So, let me tell you a story. It started in 1962 when my grandparents bought a house on the West side of St. Louis, MO. It was an old, red-brick beauty that stood 3 stories high and was surrounded by trees older than the house itself. It had a long front porch with 3 large white columns, reminding us that although St. Louis is in the Midwest, it’s also quite Southern. It had big, wide windows that were nearly floor to ceiling. 11 foot high ceilings; transom windows over the exterior doors; and a grand staircase with detailed carvings and fancy spindles. This was the house my father grew up in and the best part about it was, the woman who would eventually become his wife and my mother, lived a street away.
As the years went on the house and neighborhood became populated with familiar faces, weaving into the fabric of a community with a school at one end of the street and a church at the other. And a few blocks over, another church, and a YMCA. If you went to the next neighborhood over, you’d be surrounded by vibrant shopping centers and family-owned businesses. Everyone knew everyone and although it wasn’t Mayberry, it was all good in the hood, so to speak.
Photo of my lovely aunts standing on the last landing of the grand staircase
By the time I came along, my grandparents were gone but the house had been passed on to my parents and so the tradition of my whole family coming over for holidays and birthdays still persisted. We lived in my grandparents’ house which became the cool aunt and uncle’s house. The neighborhood started to age, the median income levels of the neighborhood started to dip, and more crime slithered in but it was still a community, despite the best efforts of the redlining that had swept the area when my grandparents first bought the house.
I can still remember spending summers chasing the sound of ice-cream trucks and playing double dutch with the older girls even though I was too scared of being hit with the rope to ever be good at it. I can remember playing night freeze tag with the kids on the block that came to visit their grandparents every summer. And riding my bike from one end of the street to the other until it was time to come in for dinner. I remember snowball fights with the whole street. Being able to walk to school by myself because my mom could watch me from our porch. I can remember the familiarity and the safety of childhood when I’m inside that house.
These are the memories I have of that neighborhood but they stand in stark contrast to the present-day realities of the street I once loved. You see, around 2007 my parents decided to move the kids out of the house because it needed repairs and some sections of the house were filled with enough lead to kill our dogs. My parents thought it’d be a good idea to remove my brother and I while my father did repairs. So my mom got an apartment a few blocks away, that was closer to my new school, and my dad started making repairs. Then the recession hit and he lost his job. Eventually, he also moved into the apartment with us and the repairs stopped.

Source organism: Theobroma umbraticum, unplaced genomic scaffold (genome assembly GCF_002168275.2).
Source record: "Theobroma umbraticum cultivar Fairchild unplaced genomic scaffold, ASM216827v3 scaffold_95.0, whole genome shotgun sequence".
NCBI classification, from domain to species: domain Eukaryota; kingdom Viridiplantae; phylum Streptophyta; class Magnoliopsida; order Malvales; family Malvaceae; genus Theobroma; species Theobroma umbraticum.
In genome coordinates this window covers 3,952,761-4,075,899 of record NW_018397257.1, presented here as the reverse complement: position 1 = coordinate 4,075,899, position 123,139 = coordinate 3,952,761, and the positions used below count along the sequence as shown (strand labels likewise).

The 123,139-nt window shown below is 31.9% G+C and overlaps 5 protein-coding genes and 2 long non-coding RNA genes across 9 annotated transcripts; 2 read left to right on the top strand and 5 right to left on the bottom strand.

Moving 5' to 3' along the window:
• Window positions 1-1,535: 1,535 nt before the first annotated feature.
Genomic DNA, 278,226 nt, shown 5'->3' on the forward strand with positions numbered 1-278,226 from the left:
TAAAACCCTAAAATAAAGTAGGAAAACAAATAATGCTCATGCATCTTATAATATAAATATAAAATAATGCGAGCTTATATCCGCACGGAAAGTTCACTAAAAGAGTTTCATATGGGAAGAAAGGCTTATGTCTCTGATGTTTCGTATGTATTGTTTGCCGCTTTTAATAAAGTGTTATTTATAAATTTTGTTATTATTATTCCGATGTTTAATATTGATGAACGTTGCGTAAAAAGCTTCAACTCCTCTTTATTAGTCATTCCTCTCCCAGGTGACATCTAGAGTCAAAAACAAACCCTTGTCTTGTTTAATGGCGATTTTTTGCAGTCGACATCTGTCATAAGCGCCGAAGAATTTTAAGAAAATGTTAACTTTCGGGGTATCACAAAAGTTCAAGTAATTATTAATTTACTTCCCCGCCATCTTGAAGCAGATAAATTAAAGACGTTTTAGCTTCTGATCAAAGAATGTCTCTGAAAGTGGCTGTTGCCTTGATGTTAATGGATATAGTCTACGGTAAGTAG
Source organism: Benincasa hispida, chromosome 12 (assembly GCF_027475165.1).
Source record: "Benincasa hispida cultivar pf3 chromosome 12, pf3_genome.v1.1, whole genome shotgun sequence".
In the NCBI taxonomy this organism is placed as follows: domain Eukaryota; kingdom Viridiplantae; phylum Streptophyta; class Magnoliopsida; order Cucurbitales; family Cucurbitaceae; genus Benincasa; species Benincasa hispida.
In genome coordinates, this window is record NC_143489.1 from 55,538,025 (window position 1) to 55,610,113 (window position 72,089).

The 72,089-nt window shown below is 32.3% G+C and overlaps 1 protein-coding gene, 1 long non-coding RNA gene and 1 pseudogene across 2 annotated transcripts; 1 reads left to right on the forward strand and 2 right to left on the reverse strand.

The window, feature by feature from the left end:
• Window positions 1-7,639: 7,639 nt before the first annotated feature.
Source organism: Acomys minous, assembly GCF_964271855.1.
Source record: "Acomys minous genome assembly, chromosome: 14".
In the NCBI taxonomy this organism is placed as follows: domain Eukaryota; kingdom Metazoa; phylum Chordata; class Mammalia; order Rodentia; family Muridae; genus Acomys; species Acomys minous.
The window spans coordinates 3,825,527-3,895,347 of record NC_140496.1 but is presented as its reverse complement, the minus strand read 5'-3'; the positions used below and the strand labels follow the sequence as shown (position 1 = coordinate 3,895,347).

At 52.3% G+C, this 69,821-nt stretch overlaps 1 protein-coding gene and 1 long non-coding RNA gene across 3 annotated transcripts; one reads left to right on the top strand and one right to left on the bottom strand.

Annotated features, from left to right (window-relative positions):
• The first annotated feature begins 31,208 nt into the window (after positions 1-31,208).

We used the house for storage and my parents used it as their weekend getaway for date nights. We hosted birthday parties and holiday events there but my dad’s end goal was for all of us to move back in. But it was hard, because even as the economy recovered the workforce didn’t. He ran into an interesting problem as he tried to re-enter the workforce. He had too much experience to get an entry-level job and he was too old to get into the management level jobs because most businesses were pushing out their older workers to give the people who’d recently graduated during the recession a chance. It took him a while to get steady work, which was unusual for him considering he’d been working since he was 13. I went off to college and he secretly started making repairs to the house.
During my freshman year of college, we found out he had pancreatic cancer, and shortly after that, he passed away. My world didn’t end, it crumbled, and we held on to everything of his we could, including the house even though at the time we couldn’t afford it.
The house sat vacant for 8 years. Every spring we would go over to the house, clean up the backyard and make sure the property was secure. We even paid people to keep the grass cut and the grounds clean year-round. We knew we didn’t want to let it go but we also didn’t have the money to repair it.
But in 2021, destiny stepped in. We didn’t go over to the house in 2020 because we were following the Covid-19 lockdown guidelines and when we did go over to the house in the spring of 2021, we found several problems. The front porch had collapsed and the house had been broken into, ransacked by thieves, and beaten down by abrasive wintery weather. We also found some structural damage near the door that had been kicked in. The house was in shambles and so was the neighborhood. The idyllic summers of my parents’ and even my own childhood had long since vanished, but the entire neighborhood now looked devoid of color. Everything seemed desaturated and drained of life. Several houses had burned down; the school my parents and I had attended as children was closed now, and every house on the street was in some stage of decay.